Message from Rabbi Howard Voss-Altman
This past Sunday night, after watching the stirring Patriots’ victory, Annie and I decided to stay up way past our bedtime to watch the “super blood wolf moon.” This dazzling show (which can also boast of having the greatest nickname for a scientific phenomenon ever!) was a total lunar eclipse, but with some notable additions. The sun and the moon were perfectly aligned, but on opposite sides of the earth. This meant that the moon would be completely covered by the earth’s shadow, taking on a glowing reddish tint (hence the name “blood moon”). The eclipse also occurred while the moon’s orbit was closest to the earth, and therefore the moon appeared abnormally large (a “super” moon). And finally, the January full moon – often the Jewish holiday of the trees, Tu B’Shevat – is also known as the “wolf” moon. A spectacular nickname for a celestial wonder.
The night was frigid, but with our Golden Retriever, Bernie, in tow, and cell phone cameras in hand, we braved the cold for this heavenly glimpse. I must confess that witnessing a red moon felt surreal, as if the laws of nature – the immutable, unchanging rhythms of our little corner of the universe – were suddenly in doubt. But of course, I knew that nothing had changed at all. A large red moon was a phenomenon of light, shadow and positioning in the sky. So why all the fuss?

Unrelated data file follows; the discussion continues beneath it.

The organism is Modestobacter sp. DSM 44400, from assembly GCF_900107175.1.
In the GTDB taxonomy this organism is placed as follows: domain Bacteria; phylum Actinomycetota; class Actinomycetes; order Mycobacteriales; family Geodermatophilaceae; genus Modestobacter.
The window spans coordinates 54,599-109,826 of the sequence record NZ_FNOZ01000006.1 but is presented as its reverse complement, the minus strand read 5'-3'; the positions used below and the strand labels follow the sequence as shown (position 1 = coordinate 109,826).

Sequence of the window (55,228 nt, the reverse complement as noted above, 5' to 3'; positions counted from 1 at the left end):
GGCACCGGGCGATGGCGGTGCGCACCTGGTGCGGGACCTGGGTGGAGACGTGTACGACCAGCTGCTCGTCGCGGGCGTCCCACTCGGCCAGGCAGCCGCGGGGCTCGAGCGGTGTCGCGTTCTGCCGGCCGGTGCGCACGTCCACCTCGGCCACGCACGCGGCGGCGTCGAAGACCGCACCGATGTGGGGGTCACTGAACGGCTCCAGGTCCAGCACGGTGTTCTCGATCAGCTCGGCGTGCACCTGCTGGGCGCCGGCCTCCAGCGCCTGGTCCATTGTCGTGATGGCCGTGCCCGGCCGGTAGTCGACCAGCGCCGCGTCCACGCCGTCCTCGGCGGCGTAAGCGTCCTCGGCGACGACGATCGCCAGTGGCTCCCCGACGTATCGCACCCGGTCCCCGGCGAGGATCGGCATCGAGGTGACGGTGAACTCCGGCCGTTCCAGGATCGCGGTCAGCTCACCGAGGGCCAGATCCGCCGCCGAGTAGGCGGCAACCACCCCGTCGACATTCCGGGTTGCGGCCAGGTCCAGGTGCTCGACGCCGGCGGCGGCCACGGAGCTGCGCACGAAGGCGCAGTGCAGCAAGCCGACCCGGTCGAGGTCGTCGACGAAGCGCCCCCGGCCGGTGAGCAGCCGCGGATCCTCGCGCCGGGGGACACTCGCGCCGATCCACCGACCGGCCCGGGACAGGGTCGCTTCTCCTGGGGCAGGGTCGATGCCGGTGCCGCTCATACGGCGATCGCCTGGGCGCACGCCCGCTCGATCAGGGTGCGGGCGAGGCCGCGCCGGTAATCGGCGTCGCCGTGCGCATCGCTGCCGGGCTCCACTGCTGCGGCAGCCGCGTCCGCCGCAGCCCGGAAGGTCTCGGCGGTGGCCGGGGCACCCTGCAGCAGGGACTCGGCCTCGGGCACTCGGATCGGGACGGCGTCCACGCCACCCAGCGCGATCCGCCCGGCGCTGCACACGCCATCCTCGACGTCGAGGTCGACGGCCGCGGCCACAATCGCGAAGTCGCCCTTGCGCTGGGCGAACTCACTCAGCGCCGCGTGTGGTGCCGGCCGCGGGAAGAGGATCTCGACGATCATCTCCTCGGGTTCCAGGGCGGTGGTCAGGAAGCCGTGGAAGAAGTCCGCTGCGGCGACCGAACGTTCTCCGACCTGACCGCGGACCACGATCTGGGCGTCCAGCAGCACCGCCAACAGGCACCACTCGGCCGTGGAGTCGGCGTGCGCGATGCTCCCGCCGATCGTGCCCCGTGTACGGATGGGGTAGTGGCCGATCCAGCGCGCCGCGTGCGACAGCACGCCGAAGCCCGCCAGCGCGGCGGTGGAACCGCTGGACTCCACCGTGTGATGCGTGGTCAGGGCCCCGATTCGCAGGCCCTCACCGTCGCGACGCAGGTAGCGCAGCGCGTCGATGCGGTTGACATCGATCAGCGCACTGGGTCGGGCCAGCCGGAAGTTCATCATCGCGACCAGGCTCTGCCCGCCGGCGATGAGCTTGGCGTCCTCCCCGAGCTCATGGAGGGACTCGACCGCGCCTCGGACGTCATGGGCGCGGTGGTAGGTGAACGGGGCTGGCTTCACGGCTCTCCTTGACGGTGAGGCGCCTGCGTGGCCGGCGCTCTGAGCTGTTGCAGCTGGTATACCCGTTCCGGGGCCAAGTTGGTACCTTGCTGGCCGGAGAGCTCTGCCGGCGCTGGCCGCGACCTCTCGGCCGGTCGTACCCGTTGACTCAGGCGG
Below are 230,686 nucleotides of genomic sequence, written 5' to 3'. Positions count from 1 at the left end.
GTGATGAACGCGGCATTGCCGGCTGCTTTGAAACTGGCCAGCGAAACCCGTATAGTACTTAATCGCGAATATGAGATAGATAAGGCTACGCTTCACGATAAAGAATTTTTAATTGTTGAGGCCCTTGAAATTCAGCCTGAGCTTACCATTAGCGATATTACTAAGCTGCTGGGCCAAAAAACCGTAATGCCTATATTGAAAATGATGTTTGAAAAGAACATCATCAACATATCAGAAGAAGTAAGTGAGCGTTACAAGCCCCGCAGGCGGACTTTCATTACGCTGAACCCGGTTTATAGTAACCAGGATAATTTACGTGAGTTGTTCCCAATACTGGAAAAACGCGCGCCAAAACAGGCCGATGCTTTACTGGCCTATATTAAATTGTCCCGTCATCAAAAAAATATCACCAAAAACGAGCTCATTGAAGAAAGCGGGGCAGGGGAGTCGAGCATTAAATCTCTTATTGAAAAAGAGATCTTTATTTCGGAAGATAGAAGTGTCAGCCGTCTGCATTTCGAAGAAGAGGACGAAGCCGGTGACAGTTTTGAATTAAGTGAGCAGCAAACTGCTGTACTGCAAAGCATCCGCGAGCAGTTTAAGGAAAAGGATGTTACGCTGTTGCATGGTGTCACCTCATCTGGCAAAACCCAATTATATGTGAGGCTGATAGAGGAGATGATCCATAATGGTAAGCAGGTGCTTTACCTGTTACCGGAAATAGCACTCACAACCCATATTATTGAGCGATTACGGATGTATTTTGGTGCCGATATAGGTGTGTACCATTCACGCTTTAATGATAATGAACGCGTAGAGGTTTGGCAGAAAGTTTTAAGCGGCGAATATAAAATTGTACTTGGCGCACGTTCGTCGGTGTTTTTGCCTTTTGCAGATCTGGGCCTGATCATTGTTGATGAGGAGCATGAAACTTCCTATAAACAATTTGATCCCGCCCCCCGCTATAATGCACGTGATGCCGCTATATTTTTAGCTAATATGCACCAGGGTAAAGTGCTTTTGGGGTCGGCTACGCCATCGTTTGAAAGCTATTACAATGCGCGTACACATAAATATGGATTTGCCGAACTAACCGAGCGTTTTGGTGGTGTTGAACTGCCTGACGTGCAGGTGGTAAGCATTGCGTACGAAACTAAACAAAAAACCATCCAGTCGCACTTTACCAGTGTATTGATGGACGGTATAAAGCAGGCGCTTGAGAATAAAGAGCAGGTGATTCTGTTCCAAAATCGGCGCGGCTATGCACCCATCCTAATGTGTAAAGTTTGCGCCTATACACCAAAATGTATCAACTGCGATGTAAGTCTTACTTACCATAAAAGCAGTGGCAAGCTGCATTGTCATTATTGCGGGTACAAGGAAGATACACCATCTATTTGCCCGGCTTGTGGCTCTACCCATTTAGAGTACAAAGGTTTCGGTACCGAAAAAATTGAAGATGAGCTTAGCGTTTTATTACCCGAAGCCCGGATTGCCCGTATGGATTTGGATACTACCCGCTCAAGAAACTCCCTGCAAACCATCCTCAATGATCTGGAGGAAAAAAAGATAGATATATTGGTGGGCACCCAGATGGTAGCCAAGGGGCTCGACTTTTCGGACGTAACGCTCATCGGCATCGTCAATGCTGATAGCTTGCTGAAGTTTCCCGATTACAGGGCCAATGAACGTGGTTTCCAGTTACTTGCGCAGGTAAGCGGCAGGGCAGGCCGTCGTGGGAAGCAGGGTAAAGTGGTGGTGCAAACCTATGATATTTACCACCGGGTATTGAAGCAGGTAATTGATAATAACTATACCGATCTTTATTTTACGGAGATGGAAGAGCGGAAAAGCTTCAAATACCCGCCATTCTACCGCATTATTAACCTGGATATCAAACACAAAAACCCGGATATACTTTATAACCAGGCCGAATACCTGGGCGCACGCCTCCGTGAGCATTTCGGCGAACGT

Perhaps the size and color of a super blood wolf moon teaches us not to be in awe of its singularity, but rather to be in awe of the moon on every night. Rather than taking the timeless presence of the sun and the moon for granted, we can instead offer our humble gratitude for being one small part of God’s vast creation. Perhaps when we recognize the miracle of our existence, we will also recognize the obligation of caring for the Earth, so that it may continue to give us life and sustain us. Indeed, the miracle of this super moon cannot be found in its size or its color. The miracle is that we can gaze upon it and revere God’s magnificent creation. Shabbat shalom.